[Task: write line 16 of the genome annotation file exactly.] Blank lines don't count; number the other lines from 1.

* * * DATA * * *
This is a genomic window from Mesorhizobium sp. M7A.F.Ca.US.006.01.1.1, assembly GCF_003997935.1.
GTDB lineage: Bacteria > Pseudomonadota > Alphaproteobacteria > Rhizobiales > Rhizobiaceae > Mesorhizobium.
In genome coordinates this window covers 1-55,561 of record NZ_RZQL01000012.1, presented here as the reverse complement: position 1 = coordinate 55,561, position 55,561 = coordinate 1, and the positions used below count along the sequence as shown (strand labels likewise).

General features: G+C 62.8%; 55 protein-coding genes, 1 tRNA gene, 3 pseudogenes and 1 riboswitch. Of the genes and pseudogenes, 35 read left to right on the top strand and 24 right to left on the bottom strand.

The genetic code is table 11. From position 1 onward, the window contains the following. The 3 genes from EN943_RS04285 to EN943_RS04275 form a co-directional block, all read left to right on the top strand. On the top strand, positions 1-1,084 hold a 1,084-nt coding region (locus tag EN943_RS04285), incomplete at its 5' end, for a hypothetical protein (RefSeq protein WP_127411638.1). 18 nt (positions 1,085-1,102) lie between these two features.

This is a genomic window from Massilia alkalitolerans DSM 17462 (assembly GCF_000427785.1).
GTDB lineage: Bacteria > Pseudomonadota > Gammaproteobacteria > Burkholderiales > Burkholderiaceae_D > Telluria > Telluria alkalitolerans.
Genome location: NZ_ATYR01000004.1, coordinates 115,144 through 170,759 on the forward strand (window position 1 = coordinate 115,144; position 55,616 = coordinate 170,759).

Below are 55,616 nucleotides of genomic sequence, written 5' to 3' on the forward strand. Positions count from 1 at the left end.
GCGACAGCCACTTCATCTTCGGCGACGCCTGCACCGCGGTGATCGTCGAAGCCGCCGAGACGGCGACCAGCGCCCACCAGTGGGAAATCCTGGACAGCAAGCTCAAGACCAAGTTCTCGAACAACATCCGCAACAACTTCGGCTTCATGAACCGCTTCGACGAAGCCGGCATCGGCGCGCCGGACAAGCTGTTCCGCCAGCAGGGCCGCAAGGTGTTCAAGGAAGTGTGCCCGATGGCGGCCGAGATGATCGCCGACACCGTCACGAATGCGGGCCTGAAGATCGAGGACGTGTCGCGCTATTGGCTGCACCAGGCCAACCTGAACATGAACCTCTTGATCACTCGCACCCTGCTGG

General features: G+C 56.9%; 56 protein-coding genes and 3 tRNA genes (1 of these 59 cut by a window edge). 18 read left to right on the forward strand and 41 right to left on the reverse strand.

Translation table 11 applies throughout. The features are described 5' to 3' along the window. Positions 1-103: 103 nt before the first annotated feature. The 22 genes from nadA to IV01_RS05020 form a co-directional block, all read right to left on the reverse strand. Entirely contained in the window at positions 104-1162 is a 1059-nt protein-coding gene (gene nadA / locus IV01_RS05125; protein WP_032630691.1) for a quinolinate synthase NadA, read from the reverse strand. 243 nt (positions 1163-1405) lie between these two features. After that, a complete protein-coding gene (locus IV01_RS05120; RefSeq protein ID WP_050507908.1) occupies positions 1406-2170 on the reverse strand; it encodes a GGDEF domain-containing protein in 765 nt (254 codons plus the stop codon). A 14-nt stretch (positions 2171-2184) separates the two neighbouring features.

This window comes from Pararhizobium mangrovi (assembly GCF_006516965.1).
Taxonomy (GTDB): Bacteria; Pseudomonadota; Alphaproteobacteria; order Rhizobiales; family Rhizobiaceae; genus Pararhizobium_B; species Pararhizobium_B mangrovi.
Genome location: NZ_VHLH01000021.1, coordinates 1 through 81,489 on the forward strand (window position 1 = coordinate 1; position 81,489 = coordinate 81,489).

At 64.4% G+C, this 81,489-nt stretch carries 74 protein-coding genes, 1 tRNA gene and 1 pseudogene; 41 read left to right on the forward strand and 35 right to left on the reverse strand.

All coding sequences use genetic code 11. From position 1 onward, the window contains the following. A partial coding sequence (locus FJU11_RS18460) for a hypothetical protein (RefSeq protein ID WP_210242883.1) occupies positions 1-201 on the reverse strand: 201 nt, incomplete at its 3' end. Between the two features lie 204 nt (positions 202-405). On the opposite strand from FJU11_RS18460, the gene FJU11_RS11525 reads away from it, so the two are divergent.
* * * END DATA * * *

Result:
At 64.4% G+C, this 81,489-nt stretch carries 74 protein-coding genes, 1 tRNA gene and 1 pseudogene; 41 read left to right on the forward strand and 35 right to left on the reverse strand.